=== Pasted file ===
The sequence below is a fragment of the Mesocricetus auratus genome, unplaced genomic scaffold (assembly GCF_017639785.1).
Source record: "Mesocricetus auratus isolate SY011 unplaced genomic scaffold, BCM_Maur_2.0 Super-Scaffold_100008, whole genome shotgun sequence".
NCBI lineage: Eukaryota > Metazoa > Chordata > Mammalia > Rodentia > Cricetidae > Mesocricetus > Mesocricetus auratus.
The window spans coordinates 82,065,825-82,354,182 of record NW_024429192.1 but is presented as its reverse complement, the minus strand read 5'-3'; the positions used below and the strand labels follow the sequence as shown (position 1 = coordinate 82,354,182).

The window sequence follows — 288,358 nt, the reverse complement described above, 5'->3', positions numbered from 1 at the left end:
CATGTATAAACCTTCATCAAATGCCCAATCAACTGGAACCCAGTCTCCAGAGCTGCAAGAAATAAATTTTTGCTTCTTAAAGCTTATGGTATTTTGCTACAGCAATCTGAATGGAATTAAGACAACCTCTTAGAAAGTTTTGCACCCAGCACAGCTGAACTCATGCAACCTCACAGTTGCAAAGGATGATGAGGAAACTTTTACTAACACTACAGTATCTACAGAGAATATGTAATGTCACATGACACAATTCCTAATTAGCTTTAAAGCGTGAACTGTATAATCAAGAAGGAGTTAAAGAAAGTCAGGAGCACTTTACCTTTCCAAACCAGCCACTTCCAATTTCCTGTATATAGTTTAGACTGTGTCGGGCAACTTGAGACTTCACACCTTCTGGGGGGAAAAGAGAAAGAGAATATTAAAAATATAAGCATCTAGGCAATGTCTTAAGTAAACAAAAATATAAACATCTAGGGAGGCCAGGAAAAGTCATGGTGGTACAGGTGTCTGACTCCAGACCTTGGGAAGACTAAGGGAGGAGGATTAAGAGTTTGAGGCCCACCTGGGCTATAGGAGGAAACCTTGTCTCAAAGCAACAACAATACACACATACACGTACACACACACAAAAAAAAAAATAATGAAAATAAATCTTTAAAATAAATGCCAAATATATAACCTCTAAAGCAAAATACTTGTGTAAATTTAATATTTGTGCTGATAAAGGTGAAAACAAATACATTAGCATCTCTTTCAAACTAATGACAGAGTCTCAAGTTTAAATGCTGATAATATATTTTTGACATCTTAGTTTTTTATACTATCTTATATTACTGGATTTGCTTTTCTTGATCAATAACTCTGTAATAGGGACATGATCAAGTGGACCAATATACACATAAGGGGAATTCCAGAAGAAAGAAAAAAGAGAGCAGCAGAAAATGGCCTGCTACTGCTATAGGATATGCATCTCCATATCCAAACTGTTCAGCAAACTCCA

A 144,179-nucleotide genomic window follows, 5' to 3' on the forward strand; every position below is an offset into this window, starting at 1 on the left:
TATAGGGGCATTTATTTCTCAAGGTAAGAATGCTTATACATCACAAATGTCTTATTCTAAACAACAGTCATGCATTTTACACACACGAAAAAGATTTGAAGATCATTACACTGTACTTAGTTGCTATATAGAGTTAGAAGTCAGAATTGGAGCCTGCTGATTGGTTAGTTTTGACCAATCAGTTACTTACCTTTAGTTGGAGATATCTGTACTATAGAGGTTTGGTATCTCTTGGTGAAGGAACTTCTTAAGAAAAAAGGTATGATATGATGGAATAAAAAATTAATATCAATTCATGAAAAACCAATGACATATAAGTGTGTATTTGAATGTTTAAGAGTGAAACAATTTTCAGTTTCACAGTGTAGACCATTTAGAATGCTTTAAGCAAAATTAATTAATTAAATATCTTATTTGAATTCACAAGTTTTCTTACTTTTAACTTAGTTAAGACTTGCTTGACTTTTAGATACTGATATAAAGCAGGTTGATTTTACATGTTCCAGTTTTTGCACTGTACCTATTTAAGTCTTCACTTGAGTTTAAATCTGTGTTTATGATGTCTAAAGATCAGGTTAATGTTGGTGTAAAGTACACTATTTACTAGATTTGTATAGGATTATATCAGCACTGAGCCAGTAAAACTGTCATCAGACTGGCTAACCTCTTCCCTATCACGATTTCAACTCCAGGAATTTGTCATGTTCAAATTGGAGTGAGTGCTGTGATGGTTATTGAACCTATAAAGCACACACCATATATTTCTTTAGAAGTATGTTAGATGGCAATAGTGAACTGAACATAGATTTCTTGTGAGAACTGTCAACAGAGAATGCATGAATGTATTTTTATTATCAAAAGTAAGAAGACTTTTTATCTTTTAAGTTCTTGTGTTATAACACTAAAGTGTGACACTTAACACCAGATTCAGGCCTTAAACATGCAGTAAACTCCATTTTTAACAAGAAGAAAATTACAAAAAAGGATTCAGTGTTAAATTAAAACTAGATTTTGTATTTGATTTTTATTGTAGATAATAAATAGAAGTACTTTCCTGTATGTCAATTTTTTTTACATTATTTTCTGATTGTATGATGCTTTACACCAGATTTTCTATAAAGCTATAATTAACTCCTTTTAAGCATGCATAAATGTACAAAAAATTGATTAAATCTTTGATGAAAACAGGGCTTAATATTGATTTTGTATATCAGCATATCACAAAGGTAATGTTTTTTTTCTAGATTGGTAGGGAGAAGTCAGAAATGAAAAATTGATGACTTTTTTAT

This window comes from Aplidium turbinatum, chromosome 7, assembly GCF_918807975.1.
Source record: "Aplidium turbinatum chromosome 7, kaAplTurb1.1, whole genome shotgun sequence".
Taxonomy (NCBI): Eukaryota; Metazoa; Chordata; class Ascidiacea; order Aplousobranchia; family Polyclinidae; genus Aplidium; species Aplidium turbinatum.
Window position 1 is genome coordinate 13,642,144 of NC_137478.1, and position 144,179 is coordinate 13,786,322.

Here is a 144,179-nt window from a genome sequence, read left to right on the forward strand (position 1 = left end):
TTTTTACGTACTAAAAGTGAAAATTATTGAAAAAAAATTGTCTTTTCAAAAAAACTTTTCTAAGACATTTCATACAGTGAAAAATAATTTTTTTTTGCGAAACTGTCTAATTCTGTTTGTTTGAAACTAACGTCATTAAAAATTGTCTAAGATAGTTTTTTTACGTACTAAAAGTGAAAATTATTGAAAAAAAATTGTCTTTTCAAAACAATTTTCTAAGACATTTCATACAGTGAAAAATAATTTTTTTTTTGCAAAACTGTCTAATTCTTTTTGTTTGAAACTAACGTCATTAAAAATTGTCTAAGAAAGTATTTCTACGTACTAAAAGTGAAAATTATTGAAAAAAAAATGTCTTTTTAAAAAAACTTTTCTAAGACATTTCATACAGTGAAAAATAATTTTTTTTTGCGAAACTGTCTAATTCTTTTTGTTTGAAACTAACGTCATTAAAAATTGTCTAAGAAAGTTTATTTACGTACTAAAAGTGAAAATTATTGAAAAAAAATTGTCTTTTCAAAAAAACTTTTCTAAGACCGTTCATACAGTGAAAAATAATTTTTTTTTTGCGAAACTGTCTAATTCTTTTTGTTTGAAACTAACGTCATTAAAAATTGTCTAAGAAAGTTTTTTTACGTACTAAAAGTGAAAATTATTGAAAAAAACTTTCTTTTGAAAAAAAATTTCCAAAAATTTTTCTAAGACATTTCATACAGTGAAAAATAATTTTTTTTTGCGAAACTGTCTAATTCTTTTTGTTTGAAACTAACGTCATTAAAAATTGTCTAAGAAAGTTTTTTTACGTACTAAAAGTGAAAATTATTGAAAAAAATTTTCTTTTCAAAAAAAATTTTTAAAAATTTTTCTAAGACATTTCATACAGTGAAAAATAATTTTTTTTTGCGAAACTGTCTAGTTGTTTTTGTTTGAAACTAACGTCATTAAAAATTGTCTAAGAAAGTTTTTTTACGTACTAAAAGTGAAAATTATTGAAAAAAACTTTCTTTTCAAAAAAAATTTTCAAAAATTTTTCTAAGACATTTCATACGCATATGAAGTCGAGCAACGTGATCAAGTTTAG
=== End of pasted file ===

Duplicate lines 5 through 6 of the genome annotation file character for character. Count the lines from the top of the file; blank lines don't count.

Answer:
The window sequence follows — 288,358 nt, the reverse complement described above, 5'->3', positions numbered from 1 at the left end:
CATGTATAAACCTTCATCAAATGCCCAATCAACTGGAACCCAGTCTCCAGAGCTGCAAGAAATAAATTTTTGCTTCTTAAAGCTTATGGTATTTTGCTACAGCAATCTGAATGGAATTAAGACAACCTCTTAGAAAGTTTTGCACCCAGCACAGCTGAACTCATGCAACCTCACAGTTGCAAAGGATGATGAGGAAACTTTTACTAACACTACAGTATCTACAGAGAATATGTAATGTCACATGACACAATTCCTAATTAGCTTTAAAGCGTGAACTGTATAATCAAGAAGGAGTTAAAGAAAGTCAGGAGCACTTTACCTTTCCAAACCAGCCACTTCCAATTTCCTGTATATAGTTTAGACTGTGTCGGGCAACTTGAGACTTCACACCTTCTGGGGGGAAAAGAGAAAGAGAATATTAAAAATATAAGCATCTAGGCAATGTCTTAAGTAAACAAAAATATAAACATCTAGGGAGGCCAGGAAAAGTCATGGTGGTACAGGTGTCTGACTCCAGACCTTGGGAAGACTAAGGGAGGAGGATTAAGAGTTTGAGGCCCACCTGGGCTATAGGAGGAAACCTTGTCTCAAAGCAACAACAATACACACATACACGTACACACACACAAAAAAAAAAATAATGAAAATAAATCTTTAAAATAAATGCCAAATATATAACCTCTAAAGCAAAATACTTGTGTAAATTTAATATTTGTGCTGATAAAGGTGAAAACAAATACATTAGCATCTCTTTCAAACTAATGACAGAGTCTCAAGTTTAAATGCTGATAATATATTTTTGACATCTTAGTTTTTTATACTATCTTATATTACTGGATTTGCTTTTCTTGATCAATAACTCTGTAATAGGGACATGATCAAGTGGACCAATATACACATAAGGGGAATTCCAGAAGAAAGAAAAAAGAGAGCAGCAGAAAATGGCCTGCTACTGCTATAGGATATGCATCTCCATATCCAAACTGTTCAGCAAACTCCA